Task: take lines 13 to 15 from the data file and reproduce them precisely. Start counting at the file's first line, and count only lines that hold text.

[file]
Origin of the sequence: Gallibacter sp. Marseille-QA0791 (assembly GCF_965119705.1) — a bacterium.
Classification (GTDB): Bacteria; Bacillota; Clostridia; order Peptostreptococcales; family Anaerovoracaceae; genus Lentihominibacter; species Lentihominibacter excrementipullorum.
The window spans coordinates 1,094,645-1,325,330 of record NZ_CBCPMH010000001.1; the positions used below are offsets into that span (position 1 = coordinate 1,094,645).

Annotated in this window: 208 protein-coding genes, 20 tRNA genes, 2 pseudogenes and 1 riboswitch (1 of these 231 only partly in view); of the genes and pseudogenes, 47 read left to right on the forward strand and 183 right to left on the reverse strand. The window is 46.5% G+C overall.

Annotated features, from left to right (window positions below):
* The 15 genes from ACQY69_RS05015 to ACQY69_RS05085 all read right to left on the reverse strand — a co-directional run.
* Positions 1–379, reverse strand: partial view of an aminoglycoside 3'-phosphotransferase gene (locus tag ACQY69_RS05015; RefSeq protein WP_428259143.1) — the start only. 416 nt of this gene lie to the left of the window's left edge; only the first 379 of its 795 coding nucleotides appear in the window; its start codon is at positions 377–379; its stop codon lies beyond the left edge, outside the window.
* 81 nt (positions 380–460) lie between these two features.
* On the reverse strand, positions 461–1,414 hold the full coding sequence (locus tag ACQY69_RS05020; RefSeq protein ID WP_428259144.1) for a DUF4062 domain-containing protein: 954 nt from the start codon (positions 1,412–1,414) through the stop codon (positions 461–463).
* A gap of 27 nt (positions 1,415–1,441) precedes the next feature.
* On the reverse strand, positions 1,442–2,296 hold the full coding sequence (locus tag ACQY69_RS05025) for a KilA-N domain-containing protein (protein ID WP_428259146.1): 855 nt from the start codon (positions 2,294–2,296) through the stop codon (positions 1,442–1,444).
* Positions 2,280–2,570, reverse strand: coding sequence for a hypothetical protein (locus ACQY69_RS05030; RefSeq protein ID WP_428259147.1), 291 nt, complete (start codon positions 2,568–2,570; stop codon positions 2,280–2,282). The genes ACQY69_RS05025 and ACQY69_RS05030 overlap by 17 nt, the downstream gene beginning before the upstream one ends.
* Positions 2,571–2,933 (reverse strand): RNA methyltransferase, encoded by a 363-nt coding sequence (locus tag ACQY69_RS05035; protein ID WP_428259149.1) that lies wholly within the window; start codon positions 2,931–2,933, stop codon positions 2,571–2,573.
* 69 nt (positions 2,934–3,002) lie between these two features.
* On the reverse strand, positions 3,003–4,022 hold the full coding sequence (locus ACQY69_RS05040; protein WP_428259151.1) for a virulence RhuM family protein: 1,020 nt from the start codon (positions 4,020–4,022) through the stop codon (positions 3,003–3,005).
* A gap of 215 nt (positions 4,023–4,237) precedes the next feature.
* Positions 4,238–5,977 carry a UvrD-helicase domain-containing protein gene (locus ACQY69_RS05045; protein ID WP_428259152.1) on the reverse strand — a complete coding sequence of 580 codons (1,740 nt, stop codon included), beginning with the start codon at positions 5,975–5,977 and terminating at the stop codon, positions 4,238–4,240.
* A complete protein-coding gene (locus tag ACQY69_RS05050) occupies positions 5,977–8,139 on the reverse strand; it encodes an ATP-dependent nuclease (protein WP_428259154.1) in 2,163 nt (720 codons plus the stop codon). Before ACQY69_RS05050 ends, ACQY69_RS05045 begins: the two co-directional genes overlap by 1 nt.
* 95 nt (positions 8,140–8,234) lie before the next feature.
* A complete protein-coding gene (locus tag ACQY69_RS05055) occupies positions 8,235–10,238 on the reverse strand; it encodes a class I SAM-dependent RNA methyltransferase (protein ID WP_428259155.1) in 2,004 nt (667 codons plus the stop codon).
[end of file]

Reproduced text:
* Positions 2,571–2,933 (reverse strand): RNA methyltransferase, encoded by a 363-nt coding sequence (locus tag ACQY69_RS05035; protein ID WP_428259149.1) that lies wholly within the window; start codon positions 2,931–2,933, stop codon positions 2,571–2,573.
* 69 nt (positions 2,934–3,002) lie between these two features.
* On the reverse strand, positions 3,003–4,022 hold the full coding sequence (locus ACQY69_RS05040; protein WP_428259151.1) for a virulence RhuM family protein: 1,020 nt from the start codon (positions 4,020–4,022) through the stop codon (positions 3,003–3,005).